If you're planning on removing and replacing an a/c component you're going to need an a/c machine to recover the refrigerant with and to check your system for leaks once the component has been replaced. you're better of just taking it to a shop
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the entire dash, door to door top to bottem has to be removed to be able to take out hvac housing so you can take apart to get at the core [recomend do heater core at same time] the dash comes out as an entire unit guages and all. bolts on ends under plastic covers,on top near winshield under vent trim.,bolts on floor in center below radio and a/c controlls,steering column has to come out. multiple wire connectors etc. its an all day job for a pro so its going to take awhile but its pretty straight forward
No just the Radiator and take it to the Rad people for perssure testing first before doing any work on it as if it shows more leaks under pressure than the one you have Dont get it fixed as it will be out again in 3 weeks get it recored and fit a new thermostat the same time..
The heater core is a bit tricky and time-consuming, but you can do it if you take your time.
Remove the following: 1. Negative battery cable from the battery (just to be safe) 2. Drain the cooling system. There is a valve at the bottom of the radiator for this purpose. 3. Raise the front of the vehicle. 4. Disconnect the A/C drain tube (it is just a small tube that allows condensation from the evaporator to drain outside of the car) 5. Remove the heater hoses from the heater core. These are only accessible from underneath the car and run through the firewall. 6. Center console 7. The kick panels/under-dashboard sound insulators 8. the filler around the steering column. This just pulls off if I remember correctly 9. floor air outlet duct (also just pulls off if I remember correctly) 10. heater core cover - this is held on with several screws - maybe even a dozen or so. It is much easier to get access if you pull the carpet out of the way first. 11. remove the heater core mounting clips and the heater core.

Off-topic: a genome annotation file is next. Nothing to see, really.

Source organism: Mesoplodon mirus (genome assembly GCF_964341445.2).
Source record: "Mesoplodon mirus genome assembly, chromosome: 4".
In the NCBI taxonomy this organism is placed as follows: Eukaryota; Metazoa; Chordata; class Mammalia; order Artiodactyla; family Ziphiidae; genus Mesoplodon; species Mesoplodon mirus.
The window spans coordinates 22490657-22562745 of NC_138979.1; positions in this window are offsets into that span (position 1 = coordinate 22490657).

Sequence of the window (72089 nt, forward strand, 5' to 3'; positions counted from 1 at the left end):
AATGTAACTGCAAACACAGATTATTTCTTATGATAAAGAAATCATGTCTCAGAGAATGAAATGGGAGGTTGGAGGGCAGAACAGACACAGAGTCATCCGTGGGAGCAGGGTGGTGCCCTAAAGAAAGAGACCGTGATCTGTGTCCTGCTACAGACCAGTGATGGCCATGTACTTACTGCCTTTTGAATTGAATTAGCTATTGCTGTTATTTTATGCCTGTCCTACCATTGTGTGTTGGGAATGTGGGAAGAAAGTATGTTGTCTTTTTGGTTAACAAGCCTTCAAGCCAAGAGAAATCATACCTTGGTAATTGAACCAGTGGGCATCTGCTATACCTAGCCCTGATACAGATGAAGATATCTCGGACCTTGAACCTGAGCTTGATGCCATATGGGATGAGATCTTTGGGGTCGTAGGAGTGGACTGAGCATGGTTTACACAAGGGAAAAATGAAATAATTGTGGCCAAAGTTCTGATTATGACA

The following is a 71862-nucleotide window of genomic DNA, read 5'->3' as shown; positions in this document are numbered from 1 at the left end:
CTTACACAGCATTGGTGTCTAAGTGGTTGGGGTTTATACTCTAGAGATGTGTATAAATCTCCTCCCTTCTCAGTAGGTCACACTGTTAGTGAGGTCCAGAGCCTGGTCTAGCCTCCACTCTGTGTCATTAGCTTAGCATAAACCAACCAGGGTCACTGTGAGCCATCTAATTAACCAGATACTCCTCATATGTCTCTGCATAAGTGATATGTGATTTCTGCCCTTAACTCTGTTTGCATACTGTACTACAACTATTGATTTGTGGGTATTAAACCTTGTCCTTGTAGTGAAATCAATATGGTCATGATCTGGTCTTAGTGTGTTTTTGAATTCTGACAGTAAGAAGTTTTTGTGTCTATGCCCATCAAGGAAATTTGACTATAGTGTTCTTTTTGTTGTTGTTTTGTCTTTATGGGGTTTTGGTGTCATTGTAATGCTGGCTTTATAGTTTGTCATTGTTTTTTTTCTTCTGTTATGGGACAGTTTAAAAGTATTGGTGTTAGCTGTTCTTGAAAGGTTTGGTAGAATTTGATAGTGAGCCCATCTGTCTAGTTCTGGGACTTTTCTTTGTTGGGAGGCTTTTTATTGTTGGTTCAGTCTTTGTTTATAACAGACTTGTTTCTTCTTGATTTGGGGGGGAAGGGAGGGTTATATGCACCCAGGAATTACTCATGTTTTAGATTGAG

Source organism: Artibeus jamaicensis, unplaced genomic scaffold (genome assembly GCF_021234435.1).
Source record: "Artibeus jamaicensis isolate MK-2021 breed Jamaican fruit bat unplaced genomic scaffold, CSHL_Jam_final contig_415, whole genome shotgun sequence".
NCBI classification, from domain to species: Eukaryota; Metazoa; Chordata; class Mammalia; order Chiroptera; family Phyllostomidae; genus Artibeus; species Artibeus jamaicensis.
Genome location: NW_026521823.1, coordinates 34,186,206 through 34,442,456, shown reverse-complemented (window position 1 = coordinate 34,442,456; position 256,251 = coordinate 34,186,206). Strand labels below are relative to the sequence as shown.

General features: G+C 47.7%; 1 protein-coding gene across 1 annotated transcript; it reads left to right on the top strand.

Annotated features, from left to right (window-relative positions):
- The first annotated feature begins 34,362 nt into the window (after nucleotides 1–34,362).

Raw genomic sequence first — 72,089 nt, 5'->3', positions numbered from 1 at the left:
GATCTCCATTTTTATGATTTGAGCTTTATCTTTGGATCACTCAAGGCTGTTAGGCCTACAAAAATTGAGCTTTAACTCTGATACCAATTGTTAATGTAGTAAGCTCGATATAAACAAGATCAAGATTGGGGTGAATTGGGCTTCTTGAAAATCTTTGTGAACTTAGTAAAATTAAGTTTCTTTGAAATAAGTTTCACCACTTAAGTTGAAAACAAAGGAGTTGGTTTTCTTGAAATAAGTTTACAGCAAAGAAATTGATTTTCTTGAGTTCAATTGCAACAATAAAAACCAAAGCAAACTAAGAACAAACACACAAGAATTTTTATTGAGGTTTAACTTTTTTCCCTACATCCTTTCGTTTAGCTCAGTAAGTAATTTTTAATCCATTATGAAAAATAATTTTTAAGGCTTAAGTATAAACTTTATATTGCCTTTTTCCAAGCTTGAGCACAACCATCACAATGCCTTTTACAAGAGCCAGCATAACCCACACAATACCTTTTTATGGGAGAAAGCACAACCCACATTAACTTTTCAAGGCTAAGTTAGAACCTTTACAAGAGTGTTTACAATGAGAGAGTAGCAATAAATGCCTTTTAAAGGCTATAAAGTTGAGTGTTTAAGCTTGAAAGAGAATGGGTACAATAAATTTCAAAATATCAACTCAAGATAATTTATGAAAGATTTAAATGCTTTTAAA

Installation is the opposite of removal.
Be prepared to have a sore back/ribs after doing this. You'll definitely want a flashlight and maybe a mirror to help you see under the dash board.
Yes, there is not an access hole that allows any other method. Start by disconnecting heater hoses, then remove dashboard ***'y. Not too bad on Jeeps. Then you may or may not have to remove the whole HVAC box depending on where the lid for the heater core cavity sits. Usually this whole box must come out to get heater tubes thru the firewall. Then you can take the cover plate off, unbolt the tiny screws that hold down the arms, and remove the offending core. Good luck, takes me a day or less, and I've done it for years. Worth the 400-600 plus that shops charge for this if you are not into meticulous work, tiny screws, and lots of crawling around inside a Jeep. Don't worry, you're not alone in this. Only a handful of today's cars can be re-cored without removing the dash, or at least setting it back on the seat (on a blanket) to gain access to the HVAC box. Hope this helps you make your decision. TT
Hello. My name is Chuck and I owned a radiator and air conditioning repair shop for 20 years. The answer to your question is the whole dash board assembly. You need to remove everything to gain access to the evap core. I'm sorry to be the bearer of bad news .At my shop everybody wanted their a/c fixed but nobody wanted to pay the price and I can't blame them. I charged 800 to 900 bucks complete for this job and the chrysler dealer charged about 1200 plus for the same work. Good luck.